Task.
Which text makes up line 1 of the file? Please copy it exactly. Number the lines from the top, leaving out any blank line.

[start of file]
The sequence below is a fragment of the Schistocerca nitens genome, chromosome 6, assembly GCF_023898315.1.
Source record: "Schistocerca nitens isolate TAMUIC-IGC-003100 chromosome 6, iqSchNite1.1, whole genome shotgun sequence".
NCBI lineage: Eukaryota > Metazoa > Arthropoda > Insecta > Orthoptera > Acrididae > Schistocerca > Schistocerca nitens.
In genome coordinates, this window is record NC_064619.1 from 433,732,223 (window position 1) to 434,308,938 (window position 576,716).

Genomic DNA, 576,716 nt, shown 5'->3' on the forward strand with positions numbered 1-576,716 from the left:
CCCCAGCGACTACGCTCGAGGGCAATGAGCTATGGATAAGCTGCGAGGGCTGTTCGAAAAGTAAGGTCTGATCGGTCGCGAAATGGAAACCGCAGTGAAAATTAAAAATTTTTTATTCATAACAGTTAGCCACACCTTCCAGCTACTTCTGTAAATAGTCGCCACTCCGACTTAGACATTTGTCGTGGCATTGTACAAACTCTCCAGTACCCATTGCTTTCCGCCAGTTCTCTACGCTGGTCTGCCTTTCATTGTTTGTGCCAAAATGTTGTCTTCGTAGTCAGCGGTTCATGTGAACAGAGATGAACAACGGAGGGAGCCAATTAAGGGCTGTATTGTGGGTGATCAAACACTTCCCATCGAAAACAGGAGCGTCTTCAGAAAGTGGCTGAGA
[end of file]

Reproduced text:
The sequence below is a fragment of the Schistocerca nitens genome, chromosome 6, assembly GCF_023898315.1.